Wednesday, October 8, 2014

Venice Beach

On an incredibly warm Friday, I decided it would be a great time for me to explore one of Los Angeles's famous beaches.  After doing a bit of internet searching, I was eager to check out the colorful Venice Beach.

Venice Beach is considered a global tourist destination and has been labeled "a cultural hub known for its eccentricities."  The beach receives millions of visitors a year.

Before going, I tried my best to locate parking.  However, everything I found online was very vague.  The price listed on the Venice Beach website was Winter $4.00 to $9.00; Summer $5.00 to $15.00.  Umm.... that's a huge range!  I found an address for a parking lot, but that turned out to be a garage a ways from the beach, so I kept driving until I found myself on a one-way street.  I was really confused and didn't know how to turn around, so I parked at the first place available, which of course was priced at the highest end of the parking fee spectrum.  $15.00 valet parking in a secure lot for the day.  Sure... why not?

As soon as I left the valet lot, I walked right by a larger public parking area which was listed at $9.00.  Of course, this would happen to me.  Oh, well... at least the valet lot felt really safe.

The beach was a short walk away, but the width of it was huge.  Walking from the boardwalk up to the water was quite a hike.  But it was so large that even though it was well-populated, everyone could really spread out.

Venice Beach



I absolutely loved the lifeguard huts.  You'll find it amusing that I've seen these in movies and on television, but never before in real life.  I suppose I was almost surprised that they were a real thing.  At the beaches I've always gone to with my family, there either aren't any lifeguards (the Caribbean) or the lifeguard team really just runs around on golf-cart sized vehicles whenever they're called to help (Destin).  The most legitimate-looking lifeguards I've seen are at Atlantic Coast beaches like Myrtle Beach and Hilton Head, where the lifeguards sit in elevated chairs under umbrellas.

Of course, I'm sure that lifeguarding is a much more serious job at Pacific Coast beaches where the waves are huge, beach-goers surf, and the cold water is home to giant sharks.  (Yes, there have been many Great White sightings off the coast of Venice Beach.)

Was I crazy enough to enter the habitat of the Great White Shark?

Venice Beach

The answer is absolutely yes.

I was waiting for the opportune moment.... kept looking around to see if there were any shady-looking people headed my way.  My biggest fear was that someone would rob me while I was in the ocean (all of these photos were taken after I returned from the water because I didn't want anyone to know that I was carrying some expensive equipment in my backpack).  I waited for the people a little ways from me to return from the water because they seemed like kind people who would stop a robber from swiping my stuff.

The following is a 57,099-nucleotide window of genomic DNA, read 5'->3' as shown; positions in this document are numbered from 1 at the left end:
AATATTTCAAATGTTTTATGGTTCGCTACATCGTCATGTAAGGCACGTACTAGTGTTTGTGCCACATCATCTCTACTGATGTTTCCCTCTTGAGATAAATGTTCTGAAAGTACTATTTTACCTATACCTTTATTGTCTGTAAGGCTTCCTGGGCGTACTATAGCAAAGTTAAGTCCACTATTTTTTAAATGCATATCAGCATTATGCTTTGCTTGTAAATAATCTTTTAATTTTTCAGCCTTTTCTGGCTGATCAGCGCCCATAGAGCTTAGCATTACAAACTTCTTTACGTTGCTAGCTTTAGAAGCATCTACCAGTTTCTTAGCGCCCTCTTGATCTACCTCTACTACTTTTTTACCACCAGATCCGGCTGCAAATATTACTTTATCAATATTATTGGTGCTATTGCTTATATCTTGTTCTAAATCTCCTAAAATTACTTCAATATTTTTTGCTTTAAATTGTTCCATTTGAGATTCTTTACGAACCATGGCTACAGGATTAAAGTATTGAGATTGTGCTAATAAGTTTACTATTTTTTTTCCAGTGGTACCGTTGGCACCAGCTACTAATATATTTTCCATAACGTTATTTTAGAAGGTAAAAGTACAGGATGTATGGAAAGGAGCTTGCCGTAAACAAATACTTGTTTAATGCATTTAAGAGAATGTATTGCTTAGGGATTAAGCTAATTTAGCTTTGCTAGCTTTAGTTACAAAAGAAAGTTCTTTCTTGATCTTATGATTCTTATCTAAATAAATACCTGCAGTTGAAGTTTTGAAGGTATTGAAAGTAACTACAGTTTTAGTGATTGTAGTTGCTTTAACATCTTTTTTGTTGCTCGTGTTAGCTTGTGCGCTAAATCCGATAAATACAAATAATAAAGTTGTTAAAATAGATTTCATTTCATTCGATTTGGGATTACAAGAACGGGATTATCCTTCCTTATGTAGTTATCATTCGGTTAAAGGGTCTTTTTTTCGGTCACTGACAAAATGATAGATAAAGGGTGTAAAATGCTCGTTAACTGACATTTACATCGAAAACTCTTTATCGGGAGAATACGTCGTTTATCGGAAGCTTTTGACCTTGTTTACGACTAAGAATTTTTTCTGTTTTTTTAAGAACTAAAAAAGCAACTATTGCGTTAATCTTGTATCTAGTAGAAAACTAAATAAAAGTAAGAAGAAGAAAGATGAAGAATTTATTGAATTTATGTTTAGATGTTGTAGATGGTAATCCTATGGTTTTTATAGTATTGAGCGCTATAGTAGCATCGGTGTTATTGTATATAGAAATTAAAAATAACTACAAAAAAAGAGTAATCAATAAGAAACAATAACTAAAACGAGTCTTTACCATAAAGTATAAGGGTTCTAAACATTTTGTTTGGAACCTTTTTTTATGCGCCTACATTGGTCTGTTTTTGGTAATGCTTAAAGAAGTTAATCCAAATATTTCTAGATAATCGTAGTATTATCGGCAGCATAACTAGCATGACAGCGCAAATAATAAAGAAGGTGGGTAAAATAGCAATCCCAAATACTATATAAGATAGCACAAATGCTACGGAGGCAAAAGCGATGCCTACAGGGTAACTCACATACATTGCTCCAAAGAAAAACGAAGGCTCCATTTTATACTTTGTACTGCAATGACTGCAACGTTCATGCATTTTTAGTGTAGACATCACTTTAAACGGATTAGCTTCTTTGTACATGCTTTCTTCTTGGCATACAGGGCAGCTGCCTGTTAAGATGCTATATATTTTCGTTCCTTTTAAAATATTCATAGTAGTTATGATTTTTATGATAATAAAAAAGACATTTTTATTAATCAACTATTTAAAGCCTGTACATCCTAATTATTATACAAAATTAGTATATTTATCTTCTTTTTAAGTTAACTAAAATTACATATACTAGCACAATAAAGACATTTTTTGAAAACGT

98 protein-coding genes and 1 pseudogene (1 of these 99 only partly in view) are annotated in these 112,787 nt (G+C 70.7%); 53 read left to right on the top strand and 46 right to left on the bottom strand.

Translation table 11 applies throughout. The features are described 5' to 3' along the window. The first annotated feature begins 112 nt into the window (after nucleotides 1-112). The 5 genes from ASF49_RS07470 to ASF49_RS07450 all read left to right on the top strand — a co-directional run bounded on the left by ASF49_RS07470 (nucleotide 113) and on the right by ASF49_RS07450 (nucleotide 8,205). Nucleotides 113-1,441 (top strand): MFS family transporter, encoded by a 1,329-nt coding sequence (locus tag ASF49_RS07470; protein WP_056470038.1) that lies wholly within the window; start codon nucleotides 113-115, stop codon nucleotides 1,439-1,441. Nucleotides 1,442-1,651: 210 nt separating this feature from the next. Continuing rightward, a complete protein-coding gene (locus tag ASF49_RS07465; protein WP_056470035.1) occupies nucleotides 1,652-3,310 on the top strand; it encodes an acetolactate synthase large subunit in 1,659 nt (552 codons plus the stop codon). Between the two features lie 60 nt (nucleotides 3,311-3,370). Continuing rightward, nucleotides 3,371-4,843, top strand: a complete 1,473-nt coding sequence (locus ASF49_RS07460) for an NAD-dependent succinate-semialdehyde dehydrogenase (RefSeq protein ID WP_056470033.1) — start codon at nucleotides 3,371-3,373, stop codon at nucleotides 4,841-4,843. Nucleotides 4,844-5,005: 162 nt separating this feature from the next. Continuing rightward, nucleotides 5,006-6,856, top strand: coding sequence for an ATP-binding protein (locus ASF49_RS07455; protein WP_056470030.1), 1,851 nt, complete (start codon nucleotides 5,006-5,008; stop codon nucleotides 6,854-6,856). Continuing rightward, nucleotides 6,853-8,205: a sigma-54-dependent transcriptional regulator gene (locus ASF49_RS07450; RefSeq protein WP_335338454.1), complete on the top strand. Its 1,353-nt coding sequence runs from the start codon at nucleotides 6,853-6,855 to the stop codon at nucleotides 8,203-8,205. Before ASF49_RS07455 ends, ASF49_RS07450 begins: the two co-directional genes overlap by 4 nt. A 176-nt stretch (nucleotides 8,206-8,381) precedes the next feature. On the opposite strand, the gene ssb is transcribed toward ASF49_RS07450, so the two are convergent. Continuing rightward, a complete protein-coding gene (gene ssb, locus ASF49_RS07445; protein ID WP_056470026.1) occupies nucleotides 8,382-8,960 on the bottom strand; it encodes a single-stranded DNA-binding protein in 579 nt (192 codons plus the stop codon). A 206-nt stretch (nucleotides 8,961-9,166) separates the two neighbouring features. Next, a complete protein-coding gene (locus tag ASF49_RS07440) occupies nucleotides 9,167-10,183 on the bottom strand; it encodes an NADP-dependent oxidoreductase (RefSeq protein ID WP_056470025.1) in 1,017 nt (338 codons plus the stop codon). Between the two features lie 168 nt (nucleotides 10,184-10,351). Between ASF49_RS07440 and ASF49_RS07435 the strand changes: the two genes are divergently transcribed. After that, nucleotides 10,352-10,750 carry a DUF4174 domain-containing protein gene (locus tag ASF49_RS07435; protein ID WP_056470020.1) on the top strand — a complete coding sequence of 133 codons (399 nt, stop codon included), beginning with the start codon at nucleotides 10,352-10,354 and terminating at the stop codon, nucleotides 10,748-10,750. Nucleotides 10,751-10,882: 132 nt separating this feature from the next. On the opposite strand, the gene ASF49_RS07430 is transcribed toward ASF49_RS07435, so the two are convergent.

The water was cold, and I considered stopping at my ankles... but I wanted to really swim in the Pacific Ocean.  It was breathtaking, really.  As soon as I forced myself to get all the way in, I quickly acclimated, and it felt refreshing.  It felt so crazy and different to be in the cool water with giant waves crashing in front of me.  I wished that I had a GoPro or waterproof camera with me to film and photograph the experience.  But you'll have to take my word for it.... to all of you Atlantic Coast, Gulf Coast, and Caribbean water swimmers... this is a completely different sensation.

Venice Beach

Venice Beach

Another thing I found absolutely amazing was being able to see the giant mountains on either side of me.  Whenever I have told people that I actually learned to ski on the east coast, in the mountains of North Carolina, they always ask in amazement, "North Carolina has mountains?"  And I would confirm that yes, the Appalachian Mountains ran down the East Coast, through North Carolina.  And though I've skied out West before (Colorado and Lake Tahoe, even) and experienced their grandeur, I don't think it was until I saw the mountains from Los Angeles that I realized... yes, we have mountains on the East Coast, but the West Coast has Mountains.

I was  located at the edge of Venice Beach, I believe.  I could see the Santa Monica Pier from where I was laying.  If you squint or perhaps enlarge the photo, you might be able to see it in the distance, too...

Venice Beach

The Venice Beach Pier is located in this direction...

Venice Beach

There is also a bike trail that spans Venice Beach, and bikes are available for rent on the Venice Beach Boardwalk.  Though I did see some runners and skateboarders on the bike trail, I was advised that the bike trail is for bicycles only, and that you can actually be issued a citation for doing any other sort of activity on the bike trail.

Venice Beach

Another recreation option is volleyball.  There were courts set up all over the beach.

Venice Beach

Baseball on the Beach

Venice Beach, being a public beach, does not rent chairs or umbrellas.  You bring and set everything up yourself.  Personal umbrellas and chairs are permitted, but it seemed that most of the beach-goers (myself included) were content with just a towel or mat to lay on.

Venice Beach

The beach itself was very relaxing.  Perhaps it's because I went on a Friday afternoon and most kids were in school and adults at work, but it was a really mellow environment on the beach... not exactly what I was expecting from the beach known for its lively boardwalk and eccentric people.

Venice Beach

Join me for my October series, 31 Days of Los Angeles, for more Southern California fun!